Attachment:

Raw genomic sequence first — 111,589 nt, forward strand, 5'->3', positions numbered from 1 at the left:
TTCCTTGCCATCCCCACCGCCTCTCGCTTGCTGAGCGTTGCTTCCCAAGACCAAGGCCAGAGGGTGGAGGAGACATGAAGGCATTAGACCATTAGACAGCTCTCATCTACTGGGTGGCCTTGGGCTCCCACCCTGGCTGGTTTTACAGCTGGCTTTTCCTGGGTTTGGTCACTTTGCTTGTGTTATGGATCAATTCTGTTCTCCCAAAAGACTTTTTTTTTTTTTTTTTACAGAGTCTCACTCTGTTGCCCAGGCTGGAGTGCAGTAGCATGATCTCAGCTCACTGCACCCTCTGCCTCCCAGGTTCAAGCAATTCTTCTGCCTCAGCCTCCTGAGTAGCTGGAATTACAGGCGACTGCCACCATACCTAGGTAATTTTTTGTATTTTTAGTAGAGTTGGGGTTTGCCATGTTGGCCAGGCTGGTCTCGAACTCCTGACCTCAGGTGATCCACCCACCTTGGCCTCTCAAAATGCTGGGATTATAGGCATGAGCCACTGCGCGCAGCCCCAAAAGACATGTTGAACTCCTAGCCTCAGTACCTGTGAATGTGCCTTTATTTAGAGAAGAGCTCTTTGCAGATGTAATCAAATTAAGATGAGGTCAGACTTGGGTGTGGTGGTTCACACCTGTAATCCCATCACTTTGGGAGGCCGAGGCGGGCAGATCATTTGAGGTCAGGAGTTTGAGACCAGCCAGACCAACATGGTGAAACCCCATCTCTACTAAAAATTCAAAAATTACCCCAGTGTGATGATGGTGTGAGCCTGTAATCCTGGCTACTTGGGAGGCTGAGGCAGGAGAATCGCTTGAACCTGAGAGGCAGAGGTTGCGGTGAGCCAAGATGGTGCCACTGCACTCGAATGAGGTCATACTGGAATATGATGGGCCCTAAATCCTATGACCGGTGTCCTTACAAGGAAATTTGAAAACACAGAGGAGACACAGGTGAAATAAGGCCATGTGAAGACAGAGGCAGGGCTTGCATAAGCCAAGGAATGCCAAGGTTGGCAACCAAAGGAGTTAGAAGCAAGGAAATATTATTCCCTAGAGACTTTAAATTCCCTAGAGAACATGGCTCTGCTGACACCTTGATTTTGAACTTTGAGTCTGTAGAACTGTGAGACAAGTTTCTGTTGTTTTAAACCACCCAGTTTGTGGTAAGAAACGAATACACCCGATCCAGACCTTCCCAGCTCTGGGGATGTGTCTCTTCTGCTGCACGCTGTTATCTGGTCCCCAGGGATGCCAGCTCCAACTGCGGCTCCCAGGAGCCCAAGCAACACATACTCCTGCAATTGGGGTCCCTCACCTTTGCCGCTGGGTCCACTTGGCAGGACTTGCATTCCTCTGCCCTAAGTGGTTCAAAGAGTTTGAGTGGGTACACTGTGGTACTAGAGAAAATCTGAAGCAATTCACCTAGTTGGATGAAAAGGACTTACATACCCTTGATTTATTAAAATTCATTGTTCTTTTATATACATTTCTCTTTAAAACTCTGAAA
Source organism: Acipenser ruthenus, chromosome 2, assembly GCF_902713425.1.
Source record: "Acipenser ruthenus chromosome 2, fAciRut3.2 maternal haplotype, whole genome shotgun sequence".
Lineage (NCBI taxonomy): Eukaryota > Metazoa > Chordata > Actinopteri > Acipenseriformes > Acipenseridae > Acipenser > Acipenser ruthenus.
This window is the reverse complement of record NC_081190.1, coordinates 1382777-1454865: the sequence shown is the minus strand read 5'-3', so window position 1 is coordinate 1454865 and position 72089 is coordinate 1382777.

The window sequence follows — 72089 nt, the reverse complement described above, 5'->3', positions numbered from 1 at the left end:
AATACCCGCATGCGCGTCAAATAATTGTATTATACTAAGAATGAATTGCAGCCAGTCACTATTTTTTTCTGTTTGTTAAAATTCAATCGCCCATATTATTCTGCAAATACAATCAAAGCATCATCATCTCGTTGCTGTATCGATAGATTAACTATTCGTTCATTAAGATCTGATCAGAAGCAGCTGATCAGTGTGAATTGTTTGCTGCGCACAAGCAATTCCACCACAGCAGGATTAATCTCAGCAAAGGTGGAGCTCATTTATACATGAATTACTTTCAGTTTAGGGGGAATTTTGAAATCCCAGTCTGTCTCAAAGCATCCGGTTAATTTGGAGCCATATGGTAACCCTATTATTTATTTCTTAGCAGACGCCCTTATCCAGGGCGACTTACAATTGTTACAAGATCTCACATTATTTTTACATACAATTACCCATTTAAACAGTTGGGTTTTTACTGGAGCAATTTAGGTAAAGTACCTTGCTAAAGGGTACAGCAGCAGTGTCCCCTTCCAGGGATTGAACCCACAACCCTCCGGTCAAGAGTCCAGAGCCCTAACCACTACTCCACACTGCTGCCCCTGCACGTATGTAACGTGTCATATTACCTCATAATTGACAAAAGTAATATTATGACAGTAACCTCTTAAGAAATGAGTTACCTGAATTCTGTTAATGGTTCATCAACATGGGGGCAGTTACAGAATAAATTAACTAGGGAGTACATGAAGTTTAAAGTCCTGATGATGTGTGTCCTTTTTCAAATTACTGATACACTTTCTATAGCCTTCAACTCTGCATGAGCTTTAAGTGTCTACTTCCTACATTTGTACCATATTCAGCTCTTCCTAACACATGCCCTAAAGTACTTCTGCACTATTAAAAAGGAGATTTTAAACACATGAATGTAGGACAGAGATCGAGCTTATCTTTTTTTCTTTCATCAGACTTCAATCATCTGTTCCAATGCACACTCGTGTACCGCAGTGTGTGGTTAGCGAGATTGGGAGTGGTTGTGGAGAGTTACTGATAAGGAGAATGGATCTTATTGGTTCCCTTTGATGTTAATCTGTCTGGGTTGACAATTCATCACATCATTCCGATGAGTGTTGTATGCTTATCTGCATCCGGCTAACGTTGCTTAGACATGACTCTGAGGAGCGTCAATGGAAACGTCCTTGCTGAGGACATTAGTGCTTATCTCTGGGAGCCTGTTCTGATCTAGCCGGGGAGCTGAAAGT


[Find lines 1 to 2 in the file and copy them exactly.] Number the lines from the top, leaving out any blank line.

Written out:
Raw genomic sequence first — 111,589 nt, forward strand, 5'->3', positions numbered from 1 at the left:
TTCCTTGCCATCCCCACCGCCTCTCGCTTGCTGAGCGTTGCTTCCCAAGACCAAGGCCAGAGGGTGGAGGAGACATGAAGGCATTAGACCATTAGACAGCTCTCATCTACTGGGTGGCCTTGGGCTCCCACCCTGGCTGGTTTTACAGCTGGCTTTTCCTGGGTTTGGTCACTTTGCTTGTGTTATGGATCAATTCTGTTCTCCCAAAAGACTTTTTTTTTTTTTTTTTACAGAGTCTCACTCTGTTGCCCAGGCTGGAGTGCAGTAGCATGATCTCAGCTCACTGCACCCTCTGCCTCCCAGGTTCAAGCAATTCTTCTGCCTCAGCCTCCTGAGTAGCTGGAATTACAGGCGACTGCCACCATACCTAGGTAATTTTTTGTATTTTTAGTAGAGTTGGGGTTTGCCATGTTGGCCAGGCTGGTCTCGAACTCCTGACCTCAGGTGATCCACCCACCTTGGCCTCTCAAAATGCTGGGATTATAGGCATGAGCCACTGCGCGCAGCCCCAAAAGACATGTTGAACTCCTAGCCTCAGTACCTGTGAATGTGCCTTTATTTAGAGAAGAGCTCTTTGCAGATGTAATCAAATTAAGATGAGGTCAGACTTGGGTGTGGTGGTTCACACCTGTAATCCCATCACTTTGGGAGGCCGAGGCGGGCAGATCATTTGAGGTCAGGAGTTTGAGACCAGCCAGACCAACATGGTGAAACCCCATCTCTACTAAAAATTCAAAAATTACCCCAGTGTGATGATGGTGTGAGCCTGTAATCCTGGCTACTTGGGAGGCTGAGGCAGGAGAATCGCTTGAACCTGAGAGGCAGAGGTTGCGGTGAGCCAAGATGGTGCCACTGCACTCGAATGAGGTCATACTGGAATATGATGGGCCCTAAATCCTATGACCGGTGTCCTTACAAGGAAATTTGAAAACACAGAGGAGACACAGGTGAAATAAGGCCATGTGAAGACAGAGGCAGGGCTTGCATAAGCCAAGGAATGCCAAGGTTGGCAACCAAAGGAGTTAGAAGCAAGGAAATATTATTCCCTAGAGACTTTAAATTCCCTAGAGAACATGGCTCTGCTGACACCTTGATTTTGAACTTTGAGTCTGTAGAACTGTGAGACAAGTTTCTGTTGTTTTAAACCACCCAGTTTGTGGTAAGAAACGAATACACCCGATCCAGACCTTCCCAGCTCTGGGGATGTGTCTCTTCTGCTGCACGCTGTTATCTGGTCCCCAGGGATGCCAGCTCCAACTGCGGCTCCCAGGAGCCCAAGCAACACATACTCCTGCAATTGGGGTCCCTCACCTTTGCCGCTGGGTCCACTTGGCAGGACTTGCATTCCTCTGCCCTAAGTGGTTCAAAGAGTTTGAGTGGGTACACTGTGGTACTAGAGAAAATCTGAAGCAATTCACCTAGTTGGATGAAAAGGACTTACATACCCTTGATTTATTAAAATTCATTGTTCTTTTATATACATTTCTCTTTAAAACTCTGAAA